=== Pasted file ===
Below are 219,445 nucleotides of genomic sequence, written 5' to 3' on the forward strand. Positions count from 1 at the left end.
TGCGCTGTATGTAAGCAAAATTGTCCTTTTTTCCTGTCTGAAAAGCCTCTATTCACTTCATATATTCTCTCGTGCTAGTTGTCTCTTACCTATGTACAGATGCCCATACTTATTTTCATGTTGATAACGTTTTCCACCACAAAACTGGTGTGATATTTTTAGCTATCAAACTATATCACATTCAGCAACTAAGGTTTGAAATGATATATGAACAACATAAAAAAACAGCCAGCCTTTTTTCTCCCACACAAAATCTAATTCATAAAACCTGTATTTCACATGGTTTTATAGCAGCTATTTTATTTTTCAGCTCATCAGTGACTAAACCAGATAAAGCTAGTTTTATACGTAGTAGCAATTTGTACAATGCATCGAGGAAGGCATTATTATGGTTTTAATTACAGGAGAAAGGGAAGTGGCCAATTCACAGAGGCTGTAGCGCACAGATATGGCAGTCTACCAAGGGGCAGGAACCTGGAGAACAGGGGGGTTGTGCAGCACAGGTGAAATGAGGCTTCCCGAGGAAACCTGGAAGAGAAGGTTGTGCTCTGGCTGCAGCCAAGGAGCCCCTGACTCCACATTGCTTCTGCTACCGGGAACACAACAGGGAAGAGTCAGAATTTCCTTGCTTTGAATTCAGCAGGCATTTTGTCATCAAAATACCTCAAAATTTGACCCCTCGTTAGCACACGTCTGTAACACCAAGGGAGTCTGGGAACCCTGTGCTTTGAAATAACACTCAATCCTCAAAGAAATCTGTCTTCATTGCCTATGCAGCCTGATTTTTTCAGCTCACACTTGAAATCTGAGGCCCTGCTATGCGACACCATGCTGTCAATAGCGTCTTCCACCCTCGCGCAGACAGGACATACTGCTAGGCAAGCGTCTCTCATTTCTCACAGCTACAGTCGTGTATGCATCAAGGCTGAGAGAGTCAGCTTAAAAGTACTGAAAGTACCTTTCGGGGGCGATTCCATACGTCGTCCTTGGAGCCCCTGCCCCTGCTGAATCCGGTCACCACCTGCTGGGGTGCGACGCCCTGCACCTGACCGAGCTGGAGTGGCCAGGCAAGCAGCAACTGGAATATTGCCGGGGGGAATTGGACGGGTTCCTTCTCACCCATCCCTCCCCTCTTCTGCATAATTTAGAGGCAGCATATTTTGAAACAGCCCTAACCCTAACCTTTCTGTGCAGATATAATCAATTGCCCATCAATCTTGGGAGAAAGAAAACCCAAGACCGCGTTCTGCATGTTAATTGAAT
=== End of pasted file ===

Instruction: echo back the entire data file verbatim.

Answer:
Below are 219,445 nucleotides of genomic sequence, written 5' to 3' on the forward strand. Positions count from 1 at the left end.
TGCGCTGTATGTAAGCAAAATTGTCCTTTTTTCCTGTCTGAAAAGCCTCTATTCACTTCATATATTCTCTCGTGCTAGTTGTCTCTTACCTATGTACAGATGCCCATACTTATTTTCATGTTGATAACGTTTTCCACCACAAAACTGGTGTGATATTTTTAGCTATCAAACTATATCACATTCAGCAACTAAGGTTTGAAATGATATATGAACAACATAAAAAAACAGCCAGCCTTTTTTCTCCCACACAAAATCTAATTCATAAAACCTGTATTTCACATGGTTTTATAGCAGCTATTTTATTTTTCAGCTCATCAGTGACTAAACCAGATAAAGCTAGTTTTATACGTAGTAGCAATTTGTACAATGCATCGAGGAAGGCATTATTATGGTTTTAATTACAGGAGAAAGGGAAGTGGCCAATTCACAGAGGCTGTAGCGCACAGATATGGCAGTCTACCAAGGGGCAGGAACCTGGAGAACAGGGGGGTTGTGCAGCACAGGTGAAATGAGGCTTCCCGAGGAAACCTGGAAGAGAAGGTTGTGCTCTGGCTGCAGCCAAGGAGCCCCTGACTCCACATTGCTTCTGCTACCGGGAACACAACAGGGAAGAGTCAGAATTTCCTTGCTTTGAATTCAGCAGGCATTTTGTCATCAAAATACCTCAAAATTTGACCCCTCGTTAGCACACGTCTGTAACACCAAGGGAGTCTGGGAACCCTGTGCTTTGAAATAACACTCAATCCTCAAAGAAATCTGTCTTCATTGCCTATGCAGCCTGATTTTTTCAGCTCACACTTGAAATCTGAGGCCCTGCTATGCGACACCATGCTGTCAATAGCGTCTTCCACCCTCGCGCAGACAGGACATACTGCTAGGCAAGCGTCTCTCATTTCTCACAGCTACAGTCGTGTATGCATCAAGGCTGAGAGAGTCAGCTTAAAAGTACTGAAAGTACCTTTCGGGGGCGATTCCATACGTCGTCCTTGGAGCCCCTGCCCCTGCTGAATCCGGTCACCACCTGCTGGGGTGCGACGCCCTGCACCTGACCGAGCTGGAGTGGCCAGGCAAGCAGCAACTGGAATATTGCCGGGGGGAATTGGACGGGTTCCTTCTCACCCATCCCTCCCCTCTTCTGCATAATTTAGAGGCAGCATATTTTGAAACAGCCCTAACCCTAACCTTTCTGTGCAGATATAATCAATTGCCCATCAATCTTGGGAGAAAGAAAACCCAAGACCGCGTTCTGCATGTTAATTGAAT